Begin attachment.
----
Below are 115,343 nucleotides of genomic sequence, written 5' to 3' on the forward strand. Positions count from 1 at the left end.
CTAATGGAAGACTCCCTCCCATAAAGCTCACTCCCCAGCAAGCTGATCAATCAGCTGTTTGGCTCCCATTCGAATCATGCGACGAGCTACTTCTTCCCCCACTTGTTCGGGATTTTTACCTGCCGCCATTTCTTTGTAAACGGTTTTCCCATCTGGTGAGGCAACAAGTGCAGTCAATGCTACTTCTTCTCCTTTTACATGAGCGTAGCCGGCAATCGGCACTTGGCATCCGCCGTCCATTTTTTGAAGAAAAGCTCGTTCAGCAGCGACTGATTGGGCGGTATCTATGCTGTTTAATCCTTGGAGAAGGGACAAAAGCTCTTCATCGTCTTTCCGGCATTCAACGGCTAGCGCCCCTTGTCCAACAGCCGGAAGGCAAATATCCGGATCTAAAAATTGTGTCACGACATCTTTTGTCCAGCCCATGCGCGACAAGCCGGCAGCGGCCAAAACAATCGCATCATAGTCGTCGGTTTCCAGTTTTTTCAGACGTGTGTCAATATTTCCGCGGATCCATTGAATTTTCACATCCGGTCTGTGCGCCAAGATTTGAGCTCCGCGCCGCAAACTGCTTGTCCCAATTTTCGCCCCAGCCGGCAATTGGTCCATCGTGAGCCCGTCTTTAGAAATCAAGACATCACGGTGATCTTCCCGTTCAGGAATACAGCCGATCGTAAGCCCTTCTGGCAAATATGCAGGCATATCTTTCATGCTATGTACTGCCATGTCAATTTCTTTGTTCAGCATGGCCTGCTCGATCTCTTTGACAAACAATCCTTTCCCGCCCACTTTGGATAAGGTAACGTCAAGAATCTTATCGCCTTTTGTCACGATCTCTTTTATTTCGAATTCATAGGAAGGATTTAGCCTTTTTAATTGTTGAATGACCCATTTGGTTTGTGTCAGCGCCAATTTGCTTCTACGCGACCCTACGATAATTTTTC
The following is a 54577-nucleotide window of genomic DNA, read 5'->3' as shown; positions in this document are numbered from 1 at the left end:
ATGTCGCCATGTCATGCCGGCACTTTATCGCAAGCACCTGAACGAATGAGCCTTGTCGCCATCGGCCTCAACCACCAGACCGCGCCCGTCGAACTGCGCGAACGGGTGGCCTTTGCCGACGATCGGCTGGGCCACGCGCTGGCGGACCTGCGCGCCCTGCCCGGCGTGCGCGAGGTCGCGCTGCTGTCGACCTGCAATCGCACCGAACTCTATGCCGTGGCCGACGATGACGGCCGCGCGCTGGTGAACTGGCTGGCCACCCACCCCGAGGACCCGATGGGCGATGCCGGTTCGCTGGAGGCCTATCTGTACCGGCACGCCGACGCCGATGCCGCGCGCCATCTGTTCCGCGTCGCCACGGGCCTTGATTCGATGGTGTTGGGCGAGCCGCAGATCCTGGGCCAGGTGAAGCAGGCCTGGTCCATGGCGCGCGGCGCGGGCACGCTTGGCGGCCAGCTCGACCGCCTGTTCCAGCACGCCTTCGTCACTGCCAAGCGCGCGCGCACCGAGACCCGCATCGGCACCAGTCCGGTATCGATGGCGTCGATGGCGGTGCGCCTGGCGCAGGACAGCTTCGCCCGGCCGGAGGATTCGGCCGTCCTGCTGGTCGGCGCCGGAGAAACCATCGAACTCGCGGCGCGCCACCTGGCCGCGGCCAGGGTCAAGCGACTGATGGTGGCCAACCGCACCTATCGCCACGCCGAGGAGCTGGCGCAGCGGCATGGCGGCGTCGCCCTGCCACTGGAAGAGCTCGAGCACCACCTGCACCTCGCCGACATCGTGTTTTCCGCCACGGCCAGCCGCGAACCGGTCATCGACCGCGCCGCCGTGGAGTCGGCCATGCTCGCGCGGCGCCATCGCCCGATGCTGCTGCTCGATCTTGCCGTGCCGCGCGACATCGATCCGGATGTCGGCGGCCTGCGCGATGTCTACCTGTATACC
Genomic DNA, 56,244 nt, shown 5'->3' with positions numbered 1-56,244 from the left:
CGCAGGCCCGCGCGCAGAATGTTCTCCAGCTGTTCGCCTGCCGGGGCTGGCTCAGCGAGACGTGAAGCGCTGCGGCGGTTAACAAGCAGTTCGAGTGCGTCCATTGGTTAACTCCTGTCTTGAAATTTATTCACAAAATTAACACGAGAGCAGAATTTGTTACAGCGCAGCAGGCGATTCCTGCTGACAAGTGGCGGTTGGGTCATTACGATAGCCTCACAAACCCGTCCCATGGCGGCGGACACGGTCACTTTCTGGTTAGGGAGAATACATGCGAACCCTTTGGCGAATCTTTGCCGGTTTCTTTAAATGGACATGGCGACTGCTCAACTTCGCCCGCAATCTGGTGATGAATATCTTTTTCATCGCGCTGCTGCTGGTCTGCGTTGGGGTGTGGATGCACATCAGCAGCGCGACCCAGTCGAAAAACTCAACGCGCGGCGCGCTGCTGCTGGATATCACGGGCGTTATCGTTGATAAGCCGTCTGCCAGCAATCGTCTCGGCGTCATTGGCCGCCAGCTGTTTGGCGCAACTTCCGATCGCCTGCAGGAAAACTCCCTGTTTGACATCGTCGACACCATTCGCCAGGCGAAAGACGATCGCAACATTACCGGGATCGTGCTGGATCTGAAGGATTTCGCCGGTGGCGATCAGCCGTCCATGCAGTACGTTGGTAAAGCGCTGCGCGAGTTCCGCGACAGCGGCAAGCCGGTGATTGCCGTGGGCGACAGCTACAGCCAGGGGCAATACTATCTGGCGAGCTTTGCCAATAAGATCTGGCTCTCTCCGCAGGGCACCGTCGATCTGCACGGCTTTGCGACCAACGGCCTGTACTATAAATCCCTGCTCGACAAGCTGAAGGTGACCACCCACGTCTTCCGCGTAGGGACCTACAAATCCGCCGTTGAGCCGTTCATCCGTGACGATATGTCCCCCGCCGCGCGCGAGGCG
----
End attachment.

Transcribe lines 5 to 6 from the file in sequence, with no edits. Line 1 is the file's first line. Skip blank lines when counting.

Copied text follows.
Genomic DNA, 56,244 nt, shown 5'->3' with positions numbered 1-56,244 from the left:
CGCAGGCCCGCGCGCAGAATGTTCTCCAGCTGTTCGCCTGCCGGGGCTGGCTCAGCGAGACGTGAAGCGCTGCGGCGGTTAACAAGCAGTTCGAGTGCGTCCATTGGTTAACTCCTGTCTTGAAATTTATTCACAAAATTAACACGAGAGCAGAATTTGTTACAGCGCAGCAGGCGATTCCTGCTGACAAGTGGCGGTTGGGTCATTACGATAGCCTCACAAACCCGTCCCATGGCGGCGGACACGGTCACTTTCTGGTTAGGGAGAATACATGCGAACCCTTTGGCGAATCTTTGCCGGTTTCTTTAAATGGACATGGCGACTGCTCAACTTCGCCCGCAATCTGGTGATGAATATCTTTTTCATCGCGCTGCTGCTGGTCTGCGTTGGGGTGTGGATGCACATCAGCAGCGCGACCCAGTCGAAAAACTCAACGCGCGGCGCGCTGCTGCTGGATATCACGGGCGTTATCGTTGATAAGCCGTCTGCCAGCAATCGTCTCGGCGTCATTGGCCGCCAGCTGTTTGGCGCAACTTCCGATCGCCTGCAGGAAAACTCCCTGTTTGACATCGTCGACACCATTCGCCAGGCGAAAGACGATCGCAACATTACCGGGATCGTGCTGGATCTGAAGGATTTCGCCGGTGGCGATCAGCCGTCCATGCAGTACGTTGGTAAAGCGCTGCGCGAGTTCCGCGACAGCGGCAAGCCGGTGATTGCCGTGGGCGACAGCTACAGCCAGGGGCAATACTATCTGGCGAGCTTTGCCAATAAGATCTGGCTCTCTCCGCAGGGCACCGTCGATCTGCACGGCTTTGCGACCAACGGCCTGTACTATAAATCCCTGCTCGACAAGCTGAAGGTGACCACCCACGTCTTCCGCGTAGGGACCTACAAATCCGCCGTTGAGCCGTTCATCCGTGACGATATGTCCCCCGCCGCGCGCGAGGCG